I tested the Swing Caddie SC300 indoors versus my SkyTrak. I have found SkyTrak to be very accurate since it uses high-speed cameras to measure. But at $2,000 it's a significant investment and offers far more data such as your simulated ball flight, spin rates, and several other metrics.

Here is a summary of my findings:

  • The SC300 did an excellent job of measuring carry distances. I saw similar results on ball speed as well, which is another important metric to measure
  • Launch angle was "in the ballpark," but I believe that the SC300 was overstating my launch angles slightly
  • The SC300 struggled quite a bit on apex height. It was showing distances almost double of the SkyTrak and thought it was overestimating them too much. This could be a limitation of the unit indoors.

Overall, I found the SC300 to be very accurate in the carry distance/ball speed department (similar to the SC200). The newer metrics were less accurate, but I still believe the launch angle was close enough that you could get some valuable data. Based on what I saw on apex height, I could not say this was a reliable metric. I am going to try the SC300 outdoors to see if there are any meaningful changes in apex height and update the review when the weather warms up.

Update: I tested the SC300 outdoors. As I expected, I found it to perform better when it had more room to see the ball travel. My carry distances were more consistent, and I felt that the launch angle measurements were closer to what I see on SkyTrak. However, the apex height was still very inconsistent.

The only caveat was that I was using premium range balls that were brand new. Range ball quality can vary greatly, which I explore in this article - so golfers should be aware that practice balls might not be entirely accurate.

How I Would Use It

Budget launch monitors are best used to work on distance control in my opinion. If you are hitting into a net at home, this is a great way to map out your bag and get real feedback on your shots. Instead of guessing how far you are hitting it, now you can get reliable data that can help improve your decision making on the course.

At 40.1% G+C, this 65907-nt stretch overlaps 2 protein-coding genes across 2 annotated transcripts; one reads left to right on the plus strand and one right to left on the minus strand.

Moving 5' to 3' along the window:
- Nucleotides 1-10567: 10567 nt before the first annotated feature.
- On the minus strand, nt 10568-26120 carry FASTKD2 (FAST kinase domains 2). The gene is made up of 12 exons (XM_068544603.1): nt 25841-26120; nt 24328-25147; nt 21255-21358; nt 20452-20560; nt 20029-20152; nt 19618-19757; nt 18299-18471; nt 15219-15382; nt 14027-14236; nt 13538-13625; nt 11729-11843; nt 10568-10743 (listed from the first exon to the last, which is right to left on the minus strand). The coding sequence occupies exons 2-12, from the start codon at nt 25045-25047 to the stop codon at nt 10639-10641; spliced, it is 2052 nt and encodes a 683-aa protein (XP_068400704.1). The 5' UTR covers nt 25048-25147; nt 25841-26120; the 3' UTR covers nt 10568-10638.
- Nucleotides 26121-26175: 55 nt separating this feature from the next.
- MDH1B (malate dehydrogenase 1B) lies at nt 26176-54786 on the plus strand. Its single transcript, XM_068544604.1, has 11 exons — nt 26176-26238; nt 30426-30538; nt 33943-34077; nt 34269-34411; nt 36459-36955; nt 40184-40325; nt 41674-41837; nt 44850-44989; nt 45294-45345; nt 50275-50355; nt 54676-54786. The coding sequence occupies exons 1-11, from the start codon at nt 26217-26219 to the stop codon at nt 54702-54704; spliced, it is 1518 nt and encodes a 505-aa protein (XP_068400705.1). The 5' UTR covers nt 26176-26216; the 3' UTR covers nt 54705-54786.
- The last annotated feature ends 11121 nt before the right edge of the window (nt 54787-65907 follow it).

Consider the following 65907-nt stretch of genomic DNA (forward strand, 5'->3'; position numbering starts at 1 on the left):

My favorite way to work with any launch monitor is to dial in my wedge distances from 50-100 yards. If this were the only kind of practice you did with the SC300, it would pay huge dividends in your game. My advice is to work on specific yardages to get the feel of each of them and then test yourself by randomly selecting yardage to hit towards.

Since the SC300 is now offering launch angle, you can work on increasing your driver distance. Generally speaking, if you can launch the ball higher with more ball speed (and not too much spin), you will increase your driving distance. I am always trying to launch the ball at around 14-17 degrees. I can't say there is a right number for all golfers because there are multiple considerations, but this could be a good goal for many of you (if you're hitting the ball too low or way too high).

SC300 vs. SC200

The big question on a lot of golfers minds will be whether or not they should spend the extra money on the SC300.

The SC200 is an excellent value at just under $300 - you can read my full review here. It gives reliable yardages similar to the SC300. Spending roughly $200 more will get you the app (which I liked), and the addition of launch angle and apex height. Are those features worth more than $200? I guess it depends on the golfer and their budget. They are both very good at what they do for the price.

Wrapping It Up

The SC300 is another excellent release from Swing Caddie. I think their products offer some of the best value in this category. If you're looking for a great practice companion, especially at home, this will do the trick.

While the accuracy is not perfect, there are plenty of positives that outweigh several of its shortcomings. I loved the addition of the app, and getting your launch angle can help golfers who know what to do with that data.

Typically, the SC300 retails for $549, but you can purchase it here for $449, which is the lowest price you'll see online.

If you want to learn more about other launch monitors you can read my guide here. Also, this article explores ideas on how to practice with launch monitors effectively.